Taking potassium iodide (KI) to prevent thyroid cancer during a nuclear emergency may produce the following side effects: acne, loss of appetite, or upset stomach (especially during the first several days, as the body adjusts to the medication).
Although rare, more severe side effects are possible, which require notification of treatment by a physician: fever, weakness, unusual tiredness, swelling in the neck or throat, mouth sores, a metallic taste in the mouth, skin rash, nausea, vomiting, stomach pains, irregular heartbeat, numbness or tingling of the hands or feet.
Potassium iodide (KI) is a mild irritant so you may want to wear gloves. Chronic overexposure can have adverse effects on the thyroid. Potassium iodide is a possible teratogen or cause of biological growth deformities.
Do I need a prescription for KI?
No, potassium iodide is available over-the-counter (OTC) and no prescription is necessary. However, if you have any health concerns or questions, you should check with your doctor.
Who should not take potassium iodide (KI)?
Those with a known sensitivity to iodine should avoid KI, as should those with dermatitis herpetiformis and hypocomplementemic vasculitis. These are extremely rare conditions associated with an increased risk of iodine hypersensitivity. Individuals with Graves’ disease, multinodular goiter, and autoimmune thyroiditis should be treated with caution, especially if dosing extends beyond a few days.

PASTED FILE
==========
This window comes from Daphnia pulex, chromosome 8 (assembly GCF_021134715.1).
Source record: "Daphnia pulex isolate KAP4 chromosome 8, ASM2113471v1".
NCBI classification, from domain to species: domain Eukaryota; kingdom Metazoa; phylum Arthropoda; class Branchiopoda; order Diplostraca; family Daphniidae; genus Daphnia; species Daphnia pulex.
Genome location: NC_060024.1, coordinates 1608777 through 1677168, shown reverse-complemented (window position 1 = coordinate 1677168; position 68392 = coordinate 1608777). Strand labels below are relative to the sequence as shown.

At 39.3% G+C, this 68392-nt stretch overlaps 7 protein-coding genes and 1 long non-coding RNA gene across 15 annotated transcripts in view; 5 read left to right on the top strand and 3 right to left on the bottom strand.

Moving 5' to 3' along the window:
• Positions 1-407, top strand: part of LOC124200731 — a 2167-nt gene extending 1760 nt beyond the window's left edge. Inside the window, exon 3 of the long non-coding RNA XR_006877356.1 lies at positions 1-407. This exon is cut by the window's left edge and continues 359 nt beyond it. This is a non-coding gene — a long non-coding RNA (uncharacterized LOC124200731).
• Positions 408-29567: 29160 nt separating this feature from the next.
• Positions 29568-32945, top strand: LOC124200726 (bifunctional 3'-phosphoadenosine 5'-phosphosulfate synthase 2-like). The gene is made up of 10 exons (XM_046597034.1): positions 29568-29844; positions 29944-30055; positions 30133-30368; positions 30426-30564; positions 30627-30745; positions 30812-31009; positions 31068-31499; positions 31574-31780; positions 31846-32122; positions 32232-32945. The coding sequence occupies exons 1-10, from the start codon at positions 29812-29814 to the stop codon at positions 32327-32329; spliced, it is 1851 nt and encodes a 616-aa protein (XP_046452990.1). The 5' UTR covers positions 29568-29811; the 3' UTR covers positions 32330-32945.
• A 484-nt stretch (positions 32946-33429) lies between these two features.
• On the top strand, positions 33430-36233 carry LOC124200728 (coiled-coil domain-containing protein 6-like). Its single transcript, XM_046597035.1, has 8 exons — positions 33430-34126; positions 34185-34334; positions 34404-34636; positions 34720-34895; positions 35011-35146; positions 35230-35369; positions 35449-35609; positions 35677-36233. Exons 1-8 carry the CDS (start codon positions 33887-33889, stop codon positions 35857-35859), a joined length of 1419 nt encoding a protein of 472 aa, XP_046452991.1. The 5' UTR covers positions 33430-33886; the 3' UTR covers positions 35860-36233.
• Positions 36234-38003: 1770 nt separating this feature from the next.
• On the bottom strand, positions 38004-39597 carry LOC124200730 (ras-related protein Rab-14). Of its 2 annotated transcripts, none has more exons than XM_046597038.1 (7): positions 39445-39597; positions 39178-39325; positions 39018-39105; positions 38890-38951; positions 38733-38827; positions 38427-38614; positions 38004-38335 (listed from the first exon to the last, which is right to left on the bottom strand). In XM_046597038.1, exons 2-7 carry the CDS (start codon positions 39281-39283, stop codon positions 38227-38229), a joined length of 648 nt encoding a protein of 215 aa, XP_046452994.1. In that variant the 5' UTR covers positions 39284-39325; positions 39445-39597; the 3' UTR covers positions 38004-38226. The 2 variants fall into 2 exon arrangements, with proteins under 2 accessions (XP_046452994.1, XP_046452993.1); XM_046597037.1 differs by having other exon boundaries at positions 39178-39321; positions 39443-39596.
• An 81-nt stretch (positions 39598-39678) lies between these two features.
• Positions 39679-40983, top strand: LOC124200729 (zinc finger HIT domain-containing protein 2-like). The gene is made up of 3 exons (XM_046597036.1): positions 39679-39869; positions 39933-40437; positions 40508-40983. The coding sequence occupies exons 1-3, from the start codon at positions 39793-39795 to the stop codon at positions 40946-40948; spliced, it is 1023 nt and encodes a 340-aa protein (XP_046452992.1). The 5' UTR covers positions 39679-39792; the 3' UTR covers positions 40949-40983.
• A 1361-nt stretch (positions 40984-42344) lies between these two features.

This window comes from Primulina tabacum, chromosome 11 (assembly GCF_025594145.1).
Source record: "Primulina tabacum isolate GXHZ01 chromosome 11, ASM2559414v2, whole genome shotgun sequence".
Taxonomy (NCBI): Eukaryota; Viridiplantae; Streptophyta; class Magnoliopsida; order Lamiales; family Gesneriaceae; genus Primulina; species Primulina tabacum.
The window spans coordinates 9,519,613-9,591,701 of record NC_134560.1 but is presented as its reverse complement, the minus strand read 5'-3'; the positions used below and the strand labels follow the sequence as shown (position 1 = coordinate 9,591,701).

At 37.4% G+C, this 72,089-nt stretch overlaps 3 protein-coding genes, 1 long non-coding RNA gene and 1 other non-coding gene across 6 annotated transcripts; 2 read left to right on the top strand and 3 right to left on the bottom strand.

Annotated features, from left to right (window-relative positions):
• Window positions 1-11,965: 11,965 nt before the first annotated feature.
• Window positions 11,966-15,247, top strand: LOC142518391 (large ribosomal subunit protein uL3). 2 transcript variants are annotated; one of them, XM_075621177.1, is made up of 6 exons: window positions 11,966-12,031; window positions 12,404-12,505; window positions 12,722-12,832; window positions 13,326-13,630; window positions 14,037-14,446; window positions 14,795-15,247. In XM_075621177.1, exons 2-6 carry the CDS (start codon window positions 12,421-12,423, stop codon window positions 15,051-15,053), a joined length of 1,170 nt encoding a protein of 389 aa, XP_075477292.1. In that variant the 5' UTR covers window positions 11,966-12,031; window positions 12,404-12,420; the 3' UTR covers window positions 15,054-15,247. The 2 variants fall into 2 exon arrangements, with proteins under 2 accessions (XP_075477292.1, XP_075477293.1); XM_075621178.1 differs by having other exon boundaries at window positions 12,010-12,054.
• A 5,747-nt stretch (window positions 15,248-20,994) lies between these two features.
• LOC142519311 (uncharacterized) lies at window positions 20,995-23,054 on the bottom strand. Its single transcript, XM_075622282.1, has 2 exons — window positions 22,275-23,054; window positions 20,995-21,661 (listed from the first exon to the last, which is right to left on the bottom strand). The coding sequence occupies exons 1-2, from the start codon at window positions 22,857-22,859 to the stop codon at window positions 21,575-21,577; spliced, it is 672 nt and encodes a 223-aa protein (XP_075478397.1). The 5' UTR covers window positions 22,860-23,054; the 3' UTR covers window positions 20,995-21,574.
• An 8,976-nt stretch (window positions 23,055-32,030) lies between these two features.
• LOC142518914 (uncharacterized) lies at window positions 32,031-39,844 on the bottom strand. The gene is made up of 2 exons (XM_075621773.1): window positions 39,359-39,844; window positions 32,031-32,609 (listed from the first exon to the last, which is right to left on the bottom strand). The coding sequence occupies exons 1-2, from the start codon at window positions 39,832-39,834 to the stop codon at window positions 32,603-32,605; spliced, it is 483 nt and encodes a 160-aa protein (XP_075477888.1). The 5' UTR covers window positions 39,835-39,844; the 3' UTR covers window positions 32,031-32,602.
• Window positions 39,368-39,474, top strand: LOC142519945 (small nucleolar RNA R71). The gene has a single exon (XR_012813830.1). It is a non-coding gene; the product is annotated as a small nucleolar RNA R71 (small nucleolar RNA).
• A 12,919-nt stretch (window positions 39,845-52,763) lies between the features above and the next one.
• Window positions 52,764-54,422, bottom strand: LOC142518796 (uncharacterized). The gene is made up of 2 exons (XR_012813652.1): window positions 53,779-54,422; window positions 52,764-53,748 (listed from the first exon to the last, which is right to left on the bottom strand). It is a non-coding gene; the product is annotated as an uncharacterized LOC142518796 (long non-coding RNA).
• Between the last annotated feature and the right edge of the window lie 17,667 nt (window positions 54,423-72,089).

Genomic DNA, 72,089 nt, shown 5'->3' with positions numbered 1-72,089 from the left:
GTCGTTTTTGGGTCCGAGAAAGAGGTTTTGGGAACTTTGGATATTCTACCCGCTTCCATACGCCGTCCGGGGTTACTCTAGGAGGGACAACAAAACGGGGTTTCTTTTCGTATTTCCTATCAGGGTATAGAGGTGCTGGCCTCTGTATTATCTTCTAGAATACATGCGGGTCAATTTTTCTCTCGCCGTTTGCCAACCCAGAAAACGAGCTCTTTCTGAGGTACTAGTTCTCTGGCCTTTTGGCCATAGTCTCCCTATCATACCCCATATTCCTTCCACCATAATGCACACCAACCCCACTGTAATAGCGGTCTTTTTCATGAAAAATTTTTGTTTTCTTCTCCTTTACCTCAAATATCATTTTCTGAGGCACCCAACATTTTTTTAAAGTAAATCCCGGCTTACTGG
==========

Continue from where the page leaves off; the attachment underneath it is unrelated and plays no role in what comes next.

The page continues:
Notes on Potassium Iodide
The potassium iodide in iodized salt (table salt) will not provide sufficient protection because 80 tablespoons would be needed to equal one tablet of potassium iodide.
Of all the fallout products, radioactive iodide ( 131I ) is one of the most common and is particularly dangerous to the thyroid gland because it is known to lead to thyroid cancer.
Radioactive iodine has a half-life of just over 8 days (8.0197). This means that the amount of radiation given off by radioactive iodide decreases by half every eight days. Source: Nuclear Safety Commission [safety measures for nuclear facilities] revised August 2010.
Nature’s warning system: Consider growing Spiderwort. This plant is Nature’s gieger counter. Spiderwort normally has very dark purple flowers but when they are exposed to radiation or near an area where radiation is high, the flowers turn pink. Planting these somewhere in your yard where you can see them from a window would be one way to monitor excess radiation.